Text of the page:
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Posts Tagged ‘James Salter’

Bill Becker, 1927–2015

September 14, 2015 | by


Becker in 1995.

We were saddened to learn that Bill Becker, a longtime friend of The Paris Review, died this weekend at eighty-eight. As today’s obituary in the New York Times explains, Bill was “a theater critic and financier who acquired Janus Films with a partner in 1965, expanded its catalog of art-house and Hollywood classics and broadened their distribution to university audiences and home viewers.” A cineaste and a shrewd businessman, he was instrumental in bringing works by Renoir, Fellini, Bergman, Antonioni, Truffaut, and dozens of other filmmakers to new American audiences, a legacy his son Peter carries on as president of the Criterion Collection.

We knew Bill as a familiar face at our annual Spring Revel, and a generous, loyal benefactor. A close friend of George Plimpton’s, he was quick to champion the writers he admired—James Salter credited him with bringing A Sport and a Pastime to Plimpton’s attention. After George died, Mr. Becker continued to support the Review under each of its new editors. We join his colleagues at Janus Films and the Criterion Collection in offering our condolences and our gratitude.

Our Fall Issue Is Here

September 1, 2015 | by

Our Fall 2015 issue, featuring a detail of Nyssa Sharp’s Girl with the Yellow Skirt.

Our new Fall issue features an Art of Poetry interview with Eileen Myles, who talks to Ben Lerner about life in New York, getting sober, and the steadiness of her poems:

I like the idea of writing a poem I could have written thirty years ago. I’m the factory. My writing fears manifest more on the order of my inability to stop being Eileen Myles. I guess I don’t worry about my poems so much. I worry about me.

Myles also shares a few of her favorite artworks in our portfolio.

And our managing editor Nicole Rudick discusses the Art of Fiction with Jane Smiley:

One of the things I love about novels is that, in addition to offering good stories and having ideas about how the world works, they’re also artifacts about the details of the time in which the author lived … I would imagine somebody in a hundred years reading one of my novels and going, Are you shitting me? The shingles were going the wrong direction? Or, What are shingles?

There’s also one of James Salter’s final lectures; new fiction from Ottessa Moshfegh, Patrick Dacey, and Deborah Eisenberg; the second installment of Chris Bachelder’s novel The Throwback Special, with illustrations by Jason Novak; poems by Ange Mlinko, Eileen Myles, Michael Hofmann, Stephen Dunn, Kevin Prufer, Geoffrey G. O’Brien, Nathaniel Mackey, and Linda Pastan; and an essay by Robert Anthony Siegel.

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Next Tuesday: James Salter’s Memorial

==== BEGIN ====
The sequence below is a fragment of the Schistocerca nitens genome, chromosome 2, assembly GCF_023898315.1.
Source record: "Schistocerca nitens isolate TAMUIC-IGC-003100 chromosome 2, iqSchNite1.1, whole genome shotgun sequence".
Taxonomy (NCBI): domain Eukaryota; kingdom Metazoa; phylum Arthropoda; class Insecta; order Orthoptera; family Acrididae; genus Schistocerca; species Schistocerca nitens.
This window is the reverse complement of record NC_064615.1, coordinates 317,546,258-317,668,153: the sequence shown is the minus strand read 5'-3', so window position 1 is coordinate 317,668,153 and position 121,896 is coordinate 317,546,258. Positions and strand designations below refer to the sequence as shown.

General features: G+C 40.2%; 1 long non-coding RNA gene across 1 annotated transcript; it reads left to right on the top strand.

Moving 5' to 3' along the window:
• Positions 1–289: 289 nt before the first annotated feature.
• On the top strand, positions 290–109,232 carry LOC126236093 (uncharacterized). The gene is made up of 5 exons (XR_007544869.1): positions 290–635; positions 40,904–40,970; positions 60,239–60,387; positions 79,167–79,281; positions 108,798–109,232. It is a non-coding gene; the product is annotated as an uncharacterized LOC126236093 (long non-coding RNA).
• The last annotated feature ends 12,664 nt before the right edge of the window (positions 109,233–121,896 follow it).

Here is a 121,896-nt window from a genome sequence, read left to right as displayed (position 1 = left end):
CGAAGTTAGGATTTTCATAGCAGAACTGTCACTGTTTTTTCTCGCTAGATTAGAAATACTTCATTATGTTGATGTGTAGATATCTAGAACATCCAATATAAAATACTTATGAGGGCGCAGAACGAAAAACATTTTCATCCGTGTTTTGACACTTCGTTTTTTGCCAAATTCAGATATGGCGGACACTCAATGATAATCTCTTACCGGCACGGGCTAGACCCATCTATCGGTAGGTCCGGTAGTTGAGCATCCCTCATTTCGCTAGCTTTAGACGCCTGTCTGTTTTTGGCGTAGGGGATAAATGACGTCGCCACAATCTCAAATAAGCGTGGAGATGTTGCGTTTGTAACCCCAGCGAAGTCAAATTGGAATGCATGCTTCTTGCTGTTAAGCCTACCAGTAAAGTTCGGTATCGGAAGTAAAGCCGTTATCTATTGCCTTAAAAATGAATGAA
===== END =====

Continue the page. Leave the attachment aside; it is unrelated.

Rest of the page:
July 24, 2015 | by

Photo: Lan Rys

A memorial service for James Salter will be held at five P.M. on Tuesday, July 28, at the Unitarian Church of All Souls in New York. All members of the public are welcome to attend.

Salter, who died last month, was a longtime member of the Paris Review family. His first published short story, “Sundays,” appeared in The Paris Review no. 38, and he followed with four others (“Am Strande von Tanger,” “Via Negativa,” “The Cinema,” and “Bangkok”); his third novel, A Sport and a Pastime, was published by Paris Review Editions in 1967; his Art of Fiction interview appeared in the magazine in 1993; and he won the Hadada Prize, The Paris Review’s lifetime-achievement award, in 2011—where he announced to the admiring crowd, “This is my Stockholm.”

Jim will be missed by all of us at the Review and by his many Paris Review colleagues from years past. We hope you’ll join us—and his family and many friends—in celebrating his life at his memorial on Tuesday.

Hunky, Virile Consumers, and Other News

July 13, 2015 | by


From a thirties-era Esquire spread.

  • In postwar America, magazines like Esquire and Playboy helped to shape our concept of the bachelor: an unfettered man, a man in complete control of his life, a man who helped to preserve conventional masculinity even as he fretted over his appearance and his home decor. Bachelorhood became the paragon of manly existence—even though most of Esquire’s readers were married. “Because Esquire relied on corporate advertising to continue existing, overthrowing corporate hierarchy and stratification didn’t factor into their discussions of masculine rejuvenation … women were presented as an obstacle to men’s success at entertaining, which reinforced the theory that women were ultimately responsible for men’s inability to control their lives.”
  • People love to hate the Middle Ages—such benighted centuries, those were, full of blood and swine and religious drudgery! Well, people are fools: the medieval era was every bit as culturally rich as any other. They gave us “castles, cathedrals, Italian and Flemish and Byzantine art, printing, plainsong, and parliaments, not to mention universities. Yet the black propaganda of Voltaire, Hume, Kant, and Mark Twain remains suspended in the air like soot in the old factory towns, while intellectuals crow over the birth of ‘modernity’ like fancied fighting cocks.”